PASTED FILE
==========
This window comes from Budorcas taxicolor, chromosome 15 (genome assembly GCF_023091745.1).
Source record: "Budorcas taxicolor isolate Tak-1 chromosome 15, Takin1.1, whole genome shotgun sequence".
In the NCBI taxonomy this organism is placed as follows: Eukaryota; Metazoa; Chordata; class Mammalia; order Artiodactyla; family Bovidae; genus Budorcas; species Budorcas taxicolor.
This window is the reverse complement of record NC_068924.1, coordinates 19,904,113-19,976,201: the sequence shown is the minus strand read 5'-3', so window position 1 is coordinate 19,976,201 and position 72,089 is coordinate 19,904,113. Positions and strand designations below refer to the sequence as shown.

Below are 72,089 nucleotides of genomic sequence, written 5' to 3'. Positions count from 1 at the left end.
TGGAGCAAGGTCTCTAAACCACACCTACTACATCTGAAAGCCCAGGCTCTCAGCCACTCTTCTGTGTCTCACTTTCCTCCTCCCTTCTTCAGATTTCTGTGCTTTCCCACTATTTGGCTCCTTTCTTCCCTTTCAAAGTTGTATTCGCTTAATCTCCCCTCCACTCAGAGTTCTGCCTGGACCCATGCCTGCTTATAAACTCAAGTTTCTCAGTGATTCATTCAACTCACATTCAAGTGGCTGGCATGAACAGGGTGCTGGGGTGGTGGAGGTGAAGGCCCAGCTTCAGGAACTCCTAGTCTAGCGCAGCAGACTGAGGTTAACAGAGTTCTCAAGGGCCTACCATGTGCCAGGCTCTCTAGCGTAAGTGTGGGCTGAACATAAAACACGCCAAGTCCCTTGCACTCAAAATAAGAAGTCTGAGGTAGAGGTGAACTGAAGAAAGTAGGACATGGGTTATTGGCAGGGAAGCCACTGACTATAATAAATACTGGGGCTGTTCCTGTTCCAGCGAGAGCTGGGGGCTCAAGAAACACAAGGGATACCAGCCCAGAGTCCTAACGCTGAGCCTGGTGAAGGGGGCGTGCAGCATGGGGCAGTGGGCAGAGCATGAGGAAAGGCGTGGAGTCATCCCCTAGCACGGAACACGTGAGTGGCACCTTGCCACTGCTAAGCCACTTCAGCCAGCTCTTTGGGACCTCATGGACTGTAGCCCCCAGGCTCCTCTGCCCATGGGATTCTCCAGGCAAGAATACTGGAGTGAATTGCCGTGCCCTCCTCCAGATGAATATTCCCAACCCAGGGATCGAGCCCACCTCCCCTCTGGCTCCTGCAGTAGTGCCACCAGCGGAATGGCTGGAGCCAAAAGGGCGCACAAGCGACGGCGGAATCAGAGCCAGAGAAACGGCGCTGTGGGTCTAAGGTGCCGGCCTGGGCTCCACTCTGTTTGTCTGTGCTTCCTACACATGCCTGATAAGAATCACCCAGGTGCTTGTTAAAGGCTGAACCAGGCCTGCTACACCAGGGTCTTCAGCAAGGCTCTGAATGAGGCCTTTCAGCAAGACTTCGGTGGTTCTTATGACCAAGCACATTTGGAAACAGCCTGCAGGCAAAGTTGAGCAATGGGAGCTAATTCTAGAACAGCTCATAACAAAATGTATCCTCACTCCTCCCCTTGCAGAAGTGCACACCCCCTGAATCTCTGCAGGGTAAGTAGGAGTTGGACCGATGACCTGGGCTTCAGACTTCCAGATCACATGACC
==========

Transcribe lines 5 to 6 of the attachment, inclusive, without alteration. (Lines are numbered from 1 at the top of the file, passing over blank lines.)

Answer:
Below are 72,089 nucleotides of genomic sequence, written 5' to 3'. Positions count from 1 at the left end.
TGGAGCAAGGTCTCTAAACCACACCTACTACATCTGAAAGCCCAGGCTCTCAGCCACTCTTCTGTGTCTCACTTTCCTCCTCCCTTCTTCAGATTTCTGTGCTTTCCCACTATTTGGCTCCTTTCTTCCCTTTCAAAGTTGTATTCGCTTAATCTCCCCTCCACTCAGAGTTCTGCCTGGACCCATGCCTGCTTATAAACTCAAGTTTCTCAGTGATTCATTCAACTCACATTCAAGTGGCTGGCATGAACAGGGTGCTGGGGTGGTGGAGGTGAAGGCCCAGCTTCAGGAACTCCTAGTCTAGCGCAGCAGACTGAGGTTAACAGAGTTCTCAAGGGCCTACCATGTGCCAGGCTCTCTAGCGTAAGTGTGGGCTGAACATAAAACACGCCAAGTCCCTTGCACTCAAAATAAGAAGTCTGAGGTAGAGGTGAACTGAAGAAAGTAGGACATGGGTTATTGGCAGGGAAGCCACTGACTATAATAAATACTGGGGCTGTTCCTGTTCCAGCGAGAGCTGGGGGCTCAAGAAACACAAGGGATACCAGCCCAGAGTCCTAACGCTGAGCCTGGTGAAGGGGGCGTGCAGCATGGGGCAGTGGGCAGAGCATGAGGAAAGGCGTGGAGTCATCCCCTAGCACGGAACACGTGAGTGGCACCTTGCCACTGCTAAGCCACTTCAGCCAGCTCTTTGGGACCTCATGGACTGTAGCCCCCAGGCTCCTCTGCCCATGGGATTCTCCAGGCAAGAATACTGGAGTGAATTGCCGTGCCCTCCTCCAGATGAATATTCCCAACCCAGGGATCGAGCCCACCTCCCCTCTGGCTCCTGCAGTAGTGCCACCAGCGGAATGGCTGGAGCCAAAAGGGCGCACAAGCGACGGCGGAATCAGAGCCAGAGAAACGGCGCTGTGGGTCTAAGGTGCCGGCCTGGGCTCCACTCTGTTTGTCTGTGCTTCCTACACATGCCTGATAAGAATCACCCAGGTGCTTGTTAAAGGCTGAACCAGGCCTGCTACACCAGGGTCTTCAGCAAGGCTCTGAATGAGGCCTTTCAGCAAGACTTCGGTGGTTCTTATGACCAAGCACATTTGGAAACAGCCTGCAGGCAAAGTTGAGCAATGGGAGCTAATTCTAGAACAGCTCATAACAAAATGTATCCTCACTCCTCCCCTTGCAGAAGTGCACACCCCCTGAATCTCTGCAGGGTAAGTAGGAGTTGGACCGATGACCTGGGCTTCAGACTTCCAGATCACATGACC